Rhythmic Movement Disorder – Definition, Causes, Symptoms, Diagnosis and Treatment

Rhythmic Movement Disorder is a neurological condition during which people tend to rock or move their body while they are sleeping, or falling asleep. The movements are repetitive followed by the sounds such as humming.

There are a lot of sleep-related neurological disorders, and today, we will be talking about one of them, the RMD. RMD stands for Rhythmic Movement Disorder, which is a neurological condition during which people tend to rock or move their body while they are sleeping, or falling asleep. They do it repetitively, and sounds such as humming can often follow those movements. Although this disorder is more typical for children younger than 5, it can occur in adults as well. The first case of this disorder was written and described in 1905 by Zappert. And although we are more than 100 years away from that moment, we still do not know how to cure it or why it happens because there are a lot of potential triggers. In 1990 the International Classification of Sleep Disorders (ICSD) gave this disorder its name, the rhythmic movement disorder. The vast majority of RMD attacks occurs during the NREM phase of sleep, but there were some cases when it happened in the REM stage.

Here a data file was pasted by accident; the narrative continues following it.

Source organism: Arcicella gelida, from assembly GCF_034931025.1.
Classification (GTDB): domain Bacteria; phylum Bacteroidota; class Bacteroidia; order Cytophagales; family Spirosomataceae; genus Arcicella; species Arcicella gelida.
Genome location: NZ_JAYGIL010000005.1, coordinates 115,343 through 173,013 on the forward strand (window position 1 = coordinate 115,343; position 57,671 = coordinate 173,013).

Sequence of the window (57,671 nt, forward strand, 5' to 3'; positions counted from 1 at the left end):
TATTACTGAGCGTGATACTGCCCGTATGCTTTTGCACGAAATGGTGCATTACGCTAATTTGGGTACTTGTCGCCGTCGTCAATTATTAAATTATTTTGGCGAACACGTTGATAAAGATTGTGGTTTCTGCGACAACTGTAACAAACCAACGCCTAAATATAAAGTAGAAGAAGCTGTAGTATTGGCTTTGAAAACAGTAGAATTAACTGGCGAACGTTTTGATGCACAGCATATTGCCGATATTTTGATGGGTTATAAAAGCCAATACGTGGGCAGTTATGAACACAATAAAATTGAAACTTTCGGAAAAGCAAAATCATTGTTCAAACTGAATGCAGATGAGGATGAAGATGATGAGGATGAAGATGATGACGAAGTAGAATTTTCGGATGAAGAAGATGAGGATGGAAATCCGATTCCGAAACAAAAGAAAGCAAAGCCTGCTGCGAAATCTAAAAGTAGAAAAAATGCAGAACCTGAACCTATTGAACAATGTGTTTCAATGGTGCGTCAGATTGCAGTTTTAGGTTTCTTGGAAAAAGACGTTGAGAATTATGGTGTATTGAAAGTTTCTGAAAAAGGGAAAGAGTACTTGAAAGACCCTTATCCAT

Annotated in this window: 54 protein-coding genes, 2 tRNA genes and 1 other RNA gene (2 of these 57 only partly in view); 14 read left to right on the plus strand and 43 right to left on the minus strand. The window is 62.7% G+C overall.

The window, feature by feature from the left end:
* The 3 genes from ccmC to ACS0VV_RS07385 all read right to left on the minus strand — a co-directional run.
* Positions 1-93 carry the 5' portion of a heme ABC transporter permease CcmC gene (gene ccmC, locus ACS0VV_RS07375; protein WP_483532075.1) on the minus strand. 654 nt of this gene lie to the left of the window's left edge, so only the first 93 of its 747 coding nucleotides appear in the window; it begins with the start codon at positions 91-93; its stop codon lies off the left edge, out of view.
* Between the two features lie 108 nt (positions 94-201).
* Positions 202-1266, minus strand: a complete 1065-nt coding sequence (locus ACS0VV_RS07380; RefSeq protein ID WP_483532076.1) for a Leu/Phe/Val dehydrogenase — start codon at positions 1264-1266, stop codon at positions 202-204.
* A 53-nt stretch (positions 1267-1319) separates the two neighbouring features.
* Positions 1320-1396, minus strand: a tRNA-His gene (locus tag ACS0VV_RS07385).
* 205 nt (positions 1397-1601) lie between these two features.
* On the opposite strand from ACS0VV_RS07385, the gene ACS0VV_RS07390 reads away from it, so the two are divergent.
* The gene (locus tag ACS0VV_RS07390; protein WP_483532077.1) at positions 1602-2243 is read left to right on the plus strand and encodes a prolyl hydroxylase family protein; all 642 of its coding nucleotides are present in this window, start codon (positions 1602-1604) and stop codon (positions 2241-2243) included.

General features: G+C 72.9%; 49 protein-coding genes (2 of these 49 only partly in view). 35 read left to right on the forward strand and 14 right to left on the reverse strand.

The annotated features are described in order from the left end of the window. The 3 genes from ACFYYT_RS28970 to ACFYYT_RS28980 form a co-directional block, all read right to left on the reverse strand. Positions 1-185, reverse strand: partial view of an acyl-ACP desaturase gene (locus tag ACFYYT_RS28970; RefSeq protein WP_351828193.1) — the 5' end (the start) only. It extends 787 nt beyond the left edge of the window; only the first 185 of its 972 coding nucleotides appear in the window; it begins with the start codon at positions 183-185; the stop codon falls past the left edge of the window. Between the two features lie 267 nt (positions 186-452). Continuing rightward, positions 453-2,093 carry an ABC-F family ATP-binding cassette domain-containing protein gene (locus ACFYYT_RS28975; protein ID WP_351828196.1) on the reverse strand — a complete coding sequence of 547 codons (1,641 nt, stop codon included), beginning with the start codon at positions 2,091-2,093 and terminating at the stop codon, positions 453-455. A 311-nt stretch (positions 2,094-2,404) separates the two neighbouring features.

A Brief History of RMD

When Zapper described these repetitive motions in 1905, he conceived the term jactatio capitis nocturna, and around the same time, Cruchet of France called it rhythmie du sommeil. The usual symptoms such as head rolling, or headbanging were also used to determine this condition until it got its official name in 1990. It was first categorized as a parasomnia, in the subcategory of sleep-wake transition disorders, because these motions usually occurred in the phase of switching between wake and sleep.